In interpreting our rules of court, we apply principles of statutory construction to ascertain intent.(2) State v. Schroeder, 524 N.W.2d 837 (N.D. 1994); Walker v. Schneider, 477 N.W.2d 167 (N.D. 1991). In ascertaining intent, we look first to the language of the rule. Schroeder, supra. Words in a rule are construed in accordance with their plain, ordinary, and commonly understood meaning. Id. We construe rules as a whole to give meaning to each word and phrase, if possible. Id.
When N.D.R.Crim.P. 30 is read as a whole, we believe it requires that, except when the parties agree to oral instructions by the court, final jury instructions must be in written form and must be read by the court to the jury. We decline to construe the
general term "instruct" to allow a court to submit written instructions to a jury without the court reading those instructions to the jury.
Other courts have construed "instruct" to require a trial court to orally read written instructions to the jury. People of the Territory of Guam v. Marquez, 963 F.2d 1311 (9th Cir. 1992); United States v. Noble, 155 F.2d 315 (3rd Cir. 1946); State v. Iosefa, 77 Haw. 177, 880 P.2d 1224 (Haw.Ct.App. 1994); Purdy v. Indiana, 267 Ind. 282, 369 N.E.2d 633 (1977); State v. Norris, 10 Kan.App.2d 397, 699 P.2d 585 (1985); State v. Lindsey, 245 N.J.Super. 466, 586 A.2d 269 (1991); see 2 Wright, Federal Practice and Procedure: Criminal 2d 483 (1982); 75A Am.Jur.2d, Trial 1156 (1991).
In Noble, supra, the Third Circuit Court of Appeals held that a trial court committed reversible error in submitting only a criminal information to the jury without also instructing the jury about the essential elements of the alleged crime. In analyzing the trial court's failure to read any instructions to the jury, the appellate court explained:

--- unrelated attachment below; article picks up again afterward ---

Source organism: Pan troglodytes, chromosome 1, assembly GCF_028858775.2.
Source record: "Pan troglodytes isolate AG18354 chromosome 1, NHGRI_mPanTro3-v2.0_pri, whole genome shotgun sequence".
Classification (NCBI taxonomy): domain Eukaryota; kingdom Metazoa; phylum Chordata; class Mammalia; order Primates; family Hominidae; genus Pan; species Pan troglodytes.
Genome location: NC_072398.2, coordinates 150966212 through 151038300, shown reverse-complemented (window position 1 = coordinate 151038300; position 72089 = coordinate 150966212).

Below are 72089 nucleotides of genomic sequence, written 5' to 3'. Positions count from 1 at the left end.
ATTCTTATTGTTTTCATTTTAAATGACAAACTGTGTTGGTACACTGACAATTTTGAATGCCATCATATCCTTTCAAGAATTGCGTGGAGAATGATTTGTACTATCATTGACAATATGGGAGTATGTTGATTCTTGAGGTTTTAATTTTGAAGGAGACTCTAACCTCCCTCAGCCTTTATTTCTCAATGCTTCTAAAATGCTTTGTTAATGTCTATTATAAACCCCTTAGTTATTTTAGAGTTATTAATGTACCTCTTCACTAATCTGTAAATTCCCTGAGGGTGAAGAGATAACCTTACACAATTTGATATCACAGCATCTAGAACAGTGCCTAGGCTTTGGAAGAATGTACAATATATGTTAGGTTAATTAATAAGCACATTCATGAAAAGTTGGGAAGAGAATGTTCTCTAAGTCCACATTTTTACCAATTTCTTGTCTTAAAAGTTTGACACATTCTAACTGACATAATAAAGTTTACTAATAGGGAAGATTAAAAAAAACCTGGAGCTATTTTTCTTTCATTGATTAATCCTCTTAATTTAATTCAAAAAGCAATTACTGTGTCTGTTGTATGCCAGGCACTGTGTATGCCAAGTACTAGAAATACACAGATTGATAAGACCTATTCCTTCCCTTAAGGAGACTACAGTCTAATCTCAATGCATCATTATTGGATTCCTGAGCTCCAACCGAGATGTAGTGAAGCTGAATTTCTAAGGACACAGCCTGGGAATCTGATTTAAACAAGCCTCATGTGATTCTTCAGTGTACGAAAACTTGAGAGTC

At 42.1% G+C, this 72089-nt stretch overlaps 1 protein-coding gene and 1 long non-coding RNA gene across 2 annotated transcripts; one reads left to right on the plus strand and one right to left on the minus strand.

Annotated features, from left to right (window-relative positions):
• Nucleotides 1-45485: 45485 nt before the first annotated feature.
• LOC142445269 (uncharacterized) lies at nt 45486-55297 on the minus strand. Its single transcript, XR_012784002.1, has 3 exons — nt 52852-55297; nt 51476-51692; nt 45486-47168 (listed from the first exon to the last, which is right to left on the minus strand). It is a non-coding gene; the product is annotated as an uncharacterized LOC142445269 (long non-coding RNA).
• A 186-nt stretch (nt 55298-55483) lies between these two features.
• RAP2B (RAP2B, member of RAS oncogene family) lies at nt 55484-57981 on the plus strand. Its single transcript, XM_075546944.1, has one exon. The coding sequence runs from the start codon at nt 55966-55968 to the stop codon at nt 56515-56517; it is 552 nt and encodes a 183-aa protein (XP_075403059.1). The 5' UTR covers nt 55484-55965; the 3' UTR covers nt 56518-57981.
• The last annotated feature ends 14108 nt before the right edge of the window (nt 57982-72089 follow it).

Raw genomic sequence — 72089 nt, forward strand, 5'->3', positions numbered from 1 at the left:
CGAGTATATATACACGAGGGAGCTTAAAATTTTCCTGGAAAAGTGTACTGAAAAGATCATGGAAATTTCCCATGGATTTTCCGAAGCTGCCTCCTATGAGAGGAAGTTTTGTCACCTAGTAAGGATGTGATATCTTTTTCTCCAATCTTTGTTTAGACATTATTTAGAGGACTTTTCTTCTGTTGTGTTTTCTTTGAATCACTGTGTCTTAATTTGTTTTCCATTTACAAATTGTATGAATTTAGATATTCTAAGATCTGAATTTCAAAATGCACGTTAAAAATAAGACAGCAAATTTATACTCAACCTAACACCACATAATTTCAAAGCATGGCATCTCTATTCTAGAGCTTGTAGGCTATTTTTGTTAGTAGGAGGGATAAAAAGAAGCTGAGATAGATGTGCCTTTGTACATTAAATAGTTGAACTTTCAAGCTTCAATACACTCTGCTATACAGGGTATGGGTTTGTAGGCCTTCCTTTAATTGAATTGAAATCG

"[W]e think that even if the information had contained a full recital of all the applicable legal principles the trial judge would not have fulfilled his duty in this regard merely by sending the information out with the jury to read if they chose to do so, during their deliberations. For not only are counsel and the defendant entitled to hear the instructions in order that they may, if they are incorrect, object to them and secure their prompt correction by the trial judge, but it is equally important to make as certain as may be that each member of the jury has actually received the instructions. It is therefore essential that all instructions to the jury be given by the trial judge orally in the presence of counsel and the defendant."
Noble, supra, 155 F.2d at 318.
In Norris, supra, the Kansas Court of Appeals held that a trial court committed reversible error in delivering written instructions to the jury without first reading those instructions to the jury. The court of appeals explained:
"[W]e too conclude that oral instruction is vital to the fulfillment of the court's duty to instruct the jury. Instruction of the jury is one of the most fundamental duties of the court and it is only through their oral delivery that the court can be assured that each member of the jury has actually received all of the instructions. If, for example, written copies of the instructions are given to each juror, a divergence in literacy and reading comprehension may well leave some jurors uninstructed. On the other hand, if the foreman is directed to read the instructions to the other jurors, defendant is deprived of the opportunity to witness the manner in which the foreman intones the instructions. A judge is obligated to act in an impartial and unbiased manner in delivering instructions. He may not sneeringly describe the defendant's defense or make editorial comments while reading the instructions. A jury foreman is under no such constraint once the case has been submitted."
Norris, supra, 699 P.2d at 588.